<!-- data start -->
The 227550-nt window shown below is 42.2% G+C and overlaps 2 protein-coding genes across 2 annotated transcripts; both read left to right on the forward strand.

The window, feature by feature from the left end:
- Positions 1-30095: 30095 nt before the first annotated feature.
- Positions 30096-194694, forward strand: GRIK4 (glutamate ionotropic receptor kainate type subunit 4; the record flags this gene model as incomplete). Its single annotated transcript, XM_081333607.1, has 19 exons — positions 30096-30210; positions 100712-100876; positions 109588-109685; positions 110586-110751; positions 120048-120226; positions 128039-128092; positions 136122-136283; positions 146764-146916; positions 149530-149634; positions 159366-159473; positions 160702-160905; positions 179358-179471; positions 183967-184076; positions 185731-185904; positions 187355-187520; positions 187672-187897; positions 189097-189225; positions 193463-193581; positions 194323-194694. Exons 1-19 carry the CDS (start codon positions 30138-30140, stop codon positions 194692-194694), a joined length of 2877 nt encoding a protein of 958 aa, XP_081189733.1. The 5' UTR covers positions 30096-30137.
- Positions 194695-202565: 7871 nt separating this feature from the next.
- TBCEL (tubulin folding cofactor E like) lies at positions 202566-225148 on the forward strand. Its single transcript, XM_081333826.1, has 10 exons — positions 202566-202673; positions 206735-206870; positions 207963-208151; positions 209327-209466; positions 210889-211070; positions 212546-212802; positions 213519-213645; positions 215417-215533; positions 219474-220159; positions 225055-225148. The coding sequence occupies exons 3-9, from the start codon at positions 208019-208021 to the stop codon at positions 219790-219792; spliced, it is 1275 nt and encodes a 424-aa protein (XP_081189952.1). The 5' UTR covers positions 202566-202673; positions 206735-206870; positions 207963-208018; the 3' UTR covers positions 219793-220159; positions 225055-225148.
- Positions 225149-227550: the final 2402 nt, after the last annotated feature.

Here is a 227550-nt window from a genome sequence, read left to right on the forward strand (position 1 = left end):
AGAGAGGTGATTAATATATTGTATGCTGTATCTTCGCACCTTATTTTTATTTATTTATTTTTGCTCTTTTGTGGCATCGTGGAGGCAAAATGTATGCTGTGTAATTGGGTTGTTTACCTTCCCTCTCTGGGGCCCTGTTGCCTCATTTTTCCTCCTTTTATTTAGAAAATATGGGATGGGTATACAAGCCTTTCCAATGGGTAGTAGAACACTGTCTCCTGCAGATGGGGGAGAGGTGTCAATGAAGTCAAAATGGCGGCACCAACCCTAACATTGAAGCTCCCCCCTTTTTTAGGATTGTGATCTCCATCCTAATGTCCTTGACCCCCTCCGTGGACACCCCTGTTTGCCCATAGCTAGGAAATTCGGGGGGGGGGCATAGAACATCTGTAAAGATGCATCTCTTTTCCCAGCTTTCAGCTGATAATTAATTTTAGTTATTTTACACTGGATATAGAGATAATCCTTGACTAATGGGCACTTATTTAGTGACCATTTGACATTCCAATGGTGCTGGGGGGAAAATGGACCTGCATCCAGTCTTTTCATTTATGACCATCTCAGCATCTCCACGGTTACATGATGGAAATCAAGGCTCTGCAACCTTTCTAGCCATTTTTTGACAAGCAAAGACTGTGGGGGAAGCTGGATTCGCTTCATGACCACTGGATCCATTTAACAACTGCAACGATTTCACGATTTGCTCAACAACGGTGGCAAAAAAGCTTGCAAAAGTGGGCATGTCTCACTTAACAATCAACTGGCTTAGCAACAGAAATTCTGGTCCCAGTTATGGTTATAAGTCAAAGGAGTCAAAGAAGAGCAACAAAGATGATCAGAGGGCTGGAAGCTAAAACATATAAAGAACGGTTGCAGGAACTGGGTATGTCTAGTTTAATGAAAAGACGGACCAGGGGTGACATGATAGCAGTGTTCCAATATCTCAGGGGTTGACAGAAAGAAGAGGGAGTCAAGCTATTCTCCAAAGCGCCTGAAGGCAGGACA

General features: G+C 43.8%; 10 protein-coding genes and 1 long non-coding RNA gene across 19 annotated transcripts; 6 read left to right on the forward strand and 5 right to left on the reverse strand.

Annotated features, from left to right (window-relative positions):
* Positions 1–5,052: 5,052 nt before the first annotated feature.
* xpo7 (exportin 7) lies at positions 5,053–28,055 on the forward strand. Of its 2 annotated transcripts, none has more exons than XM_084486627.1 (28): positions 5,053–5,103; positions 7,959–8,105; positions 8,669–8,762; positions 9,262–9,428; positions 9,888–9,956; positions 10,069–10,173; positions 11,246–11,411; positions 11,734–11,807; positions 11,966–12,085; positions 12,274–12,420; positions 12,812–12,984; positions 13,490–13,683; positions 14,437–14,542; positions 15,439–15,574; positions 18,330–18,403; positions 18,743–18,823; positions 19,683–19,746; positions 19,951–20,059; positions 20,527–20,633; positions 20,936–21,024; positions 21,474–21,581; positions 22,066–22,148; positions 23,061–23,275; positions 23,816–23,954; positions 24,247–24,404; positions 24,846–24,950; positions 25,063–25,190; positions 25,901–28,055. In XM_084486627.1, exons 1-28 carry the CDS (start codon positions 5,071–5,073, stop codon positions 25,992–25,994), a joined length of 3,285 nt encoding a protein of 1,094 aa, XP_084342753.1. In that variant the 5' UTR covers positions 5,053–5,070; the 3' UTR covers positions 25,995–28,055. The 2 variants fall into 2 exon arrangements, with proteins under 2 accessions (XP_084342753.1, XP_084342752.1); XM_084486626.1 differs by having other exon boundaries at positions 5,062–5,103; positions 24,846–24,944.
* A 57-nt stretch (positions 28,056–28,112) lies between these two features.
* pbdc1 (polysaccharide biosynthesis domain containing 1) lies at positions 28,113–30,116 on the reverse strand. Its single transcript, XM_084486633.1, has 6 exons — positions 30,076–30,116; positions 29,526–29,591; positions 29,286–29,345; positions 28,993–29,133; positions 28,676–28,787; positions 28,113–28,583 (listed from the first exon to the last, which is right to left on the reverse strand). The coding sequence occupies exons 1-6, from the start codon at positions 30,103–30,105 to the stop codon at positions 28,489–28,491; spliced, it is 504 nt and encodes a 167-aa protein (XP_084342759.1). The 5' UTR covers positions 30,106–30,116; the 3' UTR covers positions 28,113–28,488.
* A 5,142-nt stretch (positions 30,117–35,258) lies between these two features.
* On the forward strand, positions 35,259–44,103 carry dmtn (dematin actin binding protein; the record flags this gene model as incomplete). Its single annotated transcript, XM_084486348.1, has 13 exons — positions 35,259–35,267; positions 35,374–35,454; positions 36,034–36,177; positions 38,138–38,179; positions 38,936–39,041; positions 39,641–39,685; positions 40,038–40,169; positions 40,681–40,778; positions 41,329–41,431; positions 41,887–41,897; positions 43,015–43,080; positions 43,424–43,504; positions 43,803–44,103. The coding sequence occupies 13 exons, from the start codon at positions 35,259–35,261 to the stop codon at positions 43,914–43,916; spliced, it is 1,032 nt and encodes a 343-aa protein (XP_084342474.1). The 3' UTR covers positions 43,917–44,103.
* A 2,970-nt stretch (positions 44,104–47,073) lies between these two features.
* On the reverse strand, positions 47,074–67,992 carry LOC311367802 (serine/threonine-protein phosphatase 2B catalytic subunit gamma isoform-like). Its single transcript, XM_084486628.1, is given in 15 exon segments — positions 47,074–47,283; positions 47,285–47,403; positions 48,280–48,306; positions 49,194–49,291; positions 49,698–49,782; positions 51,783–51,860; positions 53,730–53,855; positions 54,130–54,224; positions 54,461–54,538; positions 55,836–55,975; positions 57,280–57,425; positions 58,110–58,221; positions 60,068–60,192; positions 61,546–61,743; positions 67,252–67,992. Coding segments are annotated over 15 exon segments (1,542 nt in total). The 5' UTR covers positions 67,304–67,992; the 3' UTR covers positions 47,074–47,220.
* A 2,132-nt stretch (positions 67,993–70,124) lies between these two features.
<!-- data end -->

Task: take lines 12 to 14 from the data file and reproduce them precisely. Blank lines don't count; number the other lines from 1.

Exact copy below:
* Positions 1–5,052: 5,052 nt before the first annotated feature.
* xpo7 (exportin 7) lies at positions 5,053–28,055 on the forward strand. Of its 2 annotated transcripts, none has more exons than XM_084486627.1 (28): positions 5,053–5,103; positions 7,959–8,105; positions 8,669–8,762; positions 9,262–9,428; positions 9,888–9,956; positions 10,069–10,173; positions 11,246–11,411; positions 11,734–11,807; positions 11,966–12,085; positions 12,274–12,420; positions 12,812–12,984; positions 13,490–13,683; positions 14,437–14,542; positions 15,439–15,574; positions 18,330–18,403; positions 18,743–18,823; positions 19,683–19,746; positions 19,951–20,059; positions 20,527–20,633; positions 20,936–21,024; positions 21,474–21,581; positions 22,066–22,148; positions 23,061–23,275; positions 23,816–23,954; positions 24,247–24,404; positions 24,846–24,950; positions 25,063–25,190; positions 25,901–28,055. In XM_084486627.1, exons 1-28 carry the CDS (start codon positions 5,071–5,073, stop codon positions 25,992–25,994), a joined length of 3,285 nt encoding a protein of 1,094 aa, XP_084342753.1. In that variant the 5' UTR covers positions 5,053–5,070; the 3' UTR covers positions 25,995–28,055. The 2 variants fall into 2 exon arrangements, with proteins under 2 accessions (XP_084342753.1, XP_084342752.1); XM_084486626.1 differs by having other exon boundaries at positions 5,062–5,103; positions 24,846–24,944.
* A 57-nt stretch (positions 28,056–28,112) lies between these two features.